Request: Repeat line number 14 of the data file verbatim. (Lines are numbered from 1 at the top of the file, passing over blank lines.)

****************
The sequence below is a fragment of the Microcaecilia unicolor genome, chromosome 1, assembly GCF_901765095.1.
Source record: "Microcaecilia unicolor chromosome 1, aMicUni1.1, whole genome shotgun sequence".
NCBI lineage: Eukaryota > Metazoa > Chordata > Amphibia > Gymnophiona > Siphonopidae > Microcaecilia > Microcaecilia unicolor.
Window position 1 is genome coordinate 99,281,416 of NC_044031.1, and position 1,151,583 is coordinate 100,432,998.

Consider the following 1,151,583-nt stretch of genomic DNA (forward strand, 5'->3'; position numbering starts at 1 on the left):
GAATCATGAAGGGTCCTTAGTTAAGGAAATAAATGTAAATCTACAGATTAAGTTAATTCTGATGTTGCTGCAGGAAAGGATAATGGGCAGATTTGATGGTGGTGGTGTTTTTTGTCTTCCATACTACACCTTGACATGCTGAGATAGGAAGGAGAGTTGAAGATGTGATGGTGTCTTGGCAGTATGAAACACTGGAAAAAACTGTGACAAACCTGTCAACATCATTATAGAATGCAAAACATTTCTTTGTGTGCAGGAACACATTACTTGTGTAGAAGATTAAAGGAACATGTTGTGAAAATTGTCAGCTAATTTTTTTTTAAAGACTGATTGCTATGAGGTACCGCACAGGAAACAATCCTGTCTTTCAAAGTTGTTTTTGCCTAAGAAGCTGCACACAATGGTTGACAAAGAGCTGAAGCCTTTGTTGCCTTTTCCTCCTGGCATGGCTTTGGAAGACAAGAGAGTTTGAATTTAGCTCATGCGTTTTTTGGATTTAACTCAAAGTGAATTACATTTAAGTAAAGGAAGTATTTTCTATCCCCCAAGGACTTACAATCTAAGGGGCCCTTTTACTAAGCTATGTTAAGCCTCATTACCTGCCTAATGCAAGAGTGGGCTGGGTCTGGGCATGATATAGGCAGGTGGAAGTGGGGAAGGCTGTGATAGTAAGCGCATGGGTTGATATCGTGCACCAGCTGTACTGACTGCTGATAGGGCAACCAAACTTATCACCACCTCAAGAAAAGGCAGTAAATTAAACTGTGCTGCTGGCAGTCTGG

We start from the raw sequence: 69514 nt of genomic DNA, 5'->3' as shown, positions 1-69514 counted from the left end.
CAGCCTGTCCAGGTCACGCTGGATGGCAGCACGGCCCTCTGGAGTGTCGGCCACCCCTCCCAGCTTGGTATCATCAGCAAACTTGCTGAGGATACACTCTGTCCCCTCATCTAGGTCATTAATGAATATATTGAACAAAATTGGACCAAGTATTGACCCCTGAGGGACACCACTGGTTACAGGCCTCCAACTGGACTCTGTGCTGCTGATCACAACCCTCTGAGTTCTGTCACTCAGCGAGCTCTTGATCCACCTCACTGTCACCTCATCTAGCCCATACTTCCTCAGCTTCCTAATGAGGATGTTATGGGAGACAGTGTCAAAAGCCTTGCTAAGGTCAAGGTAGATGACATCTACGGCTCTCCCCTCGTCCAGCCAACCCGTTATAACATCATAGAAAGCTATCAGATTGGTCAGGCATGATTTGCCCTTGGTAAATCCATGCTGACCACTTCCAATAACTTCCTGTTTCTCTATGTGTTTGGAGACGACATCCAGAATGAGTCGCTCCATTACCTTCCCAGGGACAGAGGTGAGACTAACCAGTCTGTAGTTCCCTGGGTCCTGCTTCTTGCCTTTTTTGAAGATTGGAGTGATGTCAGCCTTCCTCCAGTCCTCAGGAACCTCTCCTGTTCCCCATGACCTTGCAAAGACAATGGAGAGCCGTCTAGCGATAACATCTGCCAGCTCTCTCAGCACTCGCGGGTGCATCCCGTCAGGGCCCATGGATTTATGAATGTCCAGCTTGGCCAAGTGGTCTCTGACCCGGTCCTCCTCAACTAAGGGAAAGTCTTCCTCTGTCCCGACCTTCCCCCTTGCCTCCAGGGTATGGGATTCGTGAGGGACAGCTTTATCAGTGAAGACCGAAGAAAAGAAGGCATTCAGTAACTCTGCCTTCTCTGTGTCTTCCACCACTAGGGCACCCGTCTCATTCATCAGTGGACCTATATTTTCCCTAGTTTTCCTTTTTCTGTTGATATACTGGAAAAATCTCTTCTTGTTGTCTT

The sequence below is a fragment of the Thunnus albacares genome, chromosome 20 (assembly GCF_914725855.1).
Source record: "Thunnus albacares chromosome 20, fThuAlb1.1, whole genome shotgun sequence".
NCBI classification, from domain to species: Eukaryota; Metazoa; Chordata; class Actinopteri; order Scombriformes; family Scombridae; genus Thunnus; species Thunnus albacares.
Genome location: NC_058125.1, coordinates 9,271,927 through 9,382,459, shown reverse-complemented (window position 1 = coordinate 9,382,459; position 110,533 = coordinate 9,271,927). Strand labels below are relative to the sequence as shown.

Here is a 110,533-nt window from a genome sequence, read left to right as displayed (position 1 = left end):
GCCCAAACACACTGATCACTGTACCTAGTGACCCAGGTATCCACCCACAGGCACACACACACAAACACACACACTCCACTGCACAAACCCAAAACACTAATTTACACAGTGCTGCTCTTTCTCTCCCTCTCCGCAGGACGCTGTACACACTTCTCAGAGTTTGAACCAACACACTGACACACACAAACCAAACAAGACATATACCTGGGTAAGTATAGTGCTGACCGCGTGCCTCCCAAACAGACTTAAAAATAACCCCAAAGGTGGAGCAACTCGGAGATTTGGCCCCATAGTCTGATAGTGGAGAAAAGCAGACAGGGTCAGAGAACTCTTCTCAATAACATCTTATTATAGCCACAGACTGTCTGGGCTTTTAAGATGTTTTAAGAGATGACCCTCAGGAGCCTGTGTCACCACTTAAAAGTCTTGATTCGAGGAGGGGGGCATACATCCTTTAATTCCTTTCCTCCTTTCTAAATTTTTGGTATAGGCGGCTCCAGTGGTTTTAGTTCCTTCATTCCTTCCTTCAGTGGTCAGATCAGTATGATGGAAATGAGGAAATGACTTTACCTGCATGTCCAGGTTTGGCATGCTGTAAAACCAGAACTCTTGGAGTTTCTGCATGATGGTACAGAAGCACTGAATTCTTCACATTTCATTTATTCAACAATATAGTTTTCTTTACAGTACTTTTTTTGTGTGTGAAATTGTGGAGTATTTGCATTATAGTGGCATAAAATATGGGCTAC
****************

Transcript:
GCCCAAACACACTGATCACTGTACCTAGTGACCCAGGTATCCACCCACAGGCACACACACACAAACACACACACTCCACTGCACAAACCCAAAACACTAATTTACACAGTGCTGCTCTTTCTCTCCCTCTCCGCAGGACGCTGTACACACTTCTCAGAGTTTGAACCAACACACTGACACACACAAACCAAACAAGACATATACCTGGGTAAGTATAGTGCTGACCGCGTGCCTCCCAAACAGACTTAAAAATAACCCCAAAGGTGGAGCAACTCGGAGATTTGGCCCCATAGTCTGATAGTGGAGAAAAGCAGACAGGGTCAGAGAACTCTTCTCAATAACATCTTATTATAGCCACAGACTGTCTGGGCTTTTAAGATGTTTTAAGAGATGACCCTCAGGAGCCTGTGTCACCACTTAAAAGTCTTGATTCGAGGAGGGGGGCATACATCCTTTAATTCCTTTCCTCCTTTCTAAATTTTTGGTATAGGCGGCTCCAGTGGTTTTAGTTCCTTCATTCCTTCCTTCAGTGGTCAGATCAGTATGATGGAAATGAGGAAATGACTTTACCTGCATGTCCAGGTTTGGCATGCTGTAAAACCAGAACTCTTGGAGTTTCTGCATGATGGTACAGAAGCACTGAATTCTTCACATTTCATTTATTCAACAATATAGTTTTCTTTACAGTACTTTTTTTGTGTGTGAAATTGTGGAGTATTTGCATTATAGTGGCATAAAATATGGGCTAC